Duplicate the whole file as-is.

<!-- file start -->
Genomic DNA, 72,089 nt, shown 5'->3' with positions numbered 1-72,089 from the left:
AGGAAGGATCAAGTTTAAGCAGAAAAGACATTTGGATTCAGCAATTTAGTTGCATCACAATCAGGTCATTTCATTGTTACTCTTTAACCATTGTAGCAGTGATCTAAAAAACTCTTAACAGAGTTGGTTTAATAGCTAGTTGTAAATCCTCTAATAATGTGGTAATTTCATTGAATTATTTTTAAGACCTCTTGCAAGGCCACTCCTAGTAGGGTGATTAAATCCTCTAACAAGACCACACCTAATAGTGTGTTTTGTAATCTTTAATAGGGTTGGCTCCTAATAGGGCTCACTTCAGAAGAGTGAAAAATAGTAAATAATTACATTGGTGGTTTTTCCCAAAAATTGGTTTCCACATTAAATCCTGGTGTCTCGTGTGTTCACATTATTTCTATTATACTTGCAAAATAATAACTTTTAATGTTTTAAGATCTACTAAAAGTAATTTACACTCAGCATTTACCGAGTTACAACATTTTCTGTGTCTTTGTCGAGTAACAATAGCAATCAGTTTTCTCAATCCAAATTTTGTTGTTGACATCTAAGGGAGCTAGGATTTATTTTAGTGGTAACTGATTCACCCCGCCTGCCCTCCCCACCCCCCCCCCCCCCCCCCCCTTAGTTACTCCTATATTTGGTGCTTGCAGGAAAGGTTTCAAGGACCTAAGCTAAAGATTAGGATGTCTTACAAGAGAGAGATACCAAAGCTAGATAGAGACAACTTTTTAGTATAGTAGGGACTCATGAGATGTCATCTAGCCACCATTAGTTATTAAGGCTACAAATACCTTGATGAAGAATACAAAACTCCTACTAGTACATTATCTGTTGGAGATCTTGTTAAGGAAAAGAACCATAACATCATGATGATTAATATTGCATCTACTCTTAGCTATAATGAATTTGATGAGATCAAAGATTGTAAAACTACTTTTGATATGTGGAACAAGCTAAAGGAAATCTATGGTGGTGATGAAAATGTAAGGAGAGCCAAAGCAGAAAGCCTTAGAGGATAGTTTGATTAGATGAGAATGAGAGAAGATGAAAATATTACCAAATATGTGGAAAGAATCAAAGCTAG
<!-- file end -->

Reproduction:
Genomic DNA, 72,089 nt, shown 5'->3' with positions numbered 1-72,089 from the left:
AGGAAGGATCAAGTTTAAGCAGAAAAGACATTTGGATTCAGCAATTTAGTTGCATCACAATCAGGTCATTTCATTGTTACTCTTTAACCATTGTAGCAGTGATCTAAAAAACTCTTAACAGAGTTGGTTTAATAGCTAGTTGTAAATCCTCTAATAATGTGGTAATTTCATTGAATTATTTTTAAGACCTCTTGCAAGGCCACTCCTAGTAGGGTGATTAAATCCTCTAACAAGACCACACCTAATAGTGTGTTTTGTAATCTTTAATAGGGTTGGCTCCTAATAGGGCTCACTTCAGAAGAGTGAAAAATAGTAAATAATTACATTGGTGGTTTTTCCCAAAAATTGGTTTCCACATTAAATCCTGGTGTCTCGTGTGTTCACATTATTTCTATTATACTTGCAAAATAATAACTTTTAATGTTTTAAGATCTACTAAAAGTAATTTACACTCAGCATTTACCGAGTTACAACATTTTCTGTGTCTTTGTCGAGTAACAATAGCAATCAGTTTTCTCAATCCAAATTTTGTTGTTGACATCTAAGGGAGCTAGGATTTATTTTAGTGGTAACTGATTCACCCCGCCTGCCCTCCCCACCCCCCCCCCCCCCCCCCCCTTAGTTACTCCTATATTTGGTGCTTGCAGGAAAGGTTTCAAGGACCTAAGCTAAAGATTAGGATGTCTTACAAGAGAGAGATACCAAAGCTAGATAGAGACAACTTTTTAGTATAGTAGGGACTCATGAGATGTCATCTAGCCACCATTAGTTATTAAGGCTACAAATACCTTGATGAAGAATACAAAACTCCTACTAGTACATTATCTGTTGGAGATCTTGTTAAGGAAAAGAACCATAACATCATGATGATTAATATTGCATCTACTCTTAGCTATAATGAATTTGATGAGATCAAAGATTGTAAAACTACTTTTGATATGTGGAACAAGCTAAAGGAAATCTATGGTGGTGATGAAAATGTAAGGAGAGCCAAAGCAGAAAGCCTTAGAGGATAGTTTGATTAGATGAGAATGAGAGAAGATGAAAATATTACCAAATATGTGGAAAGAATCAAAGCTAG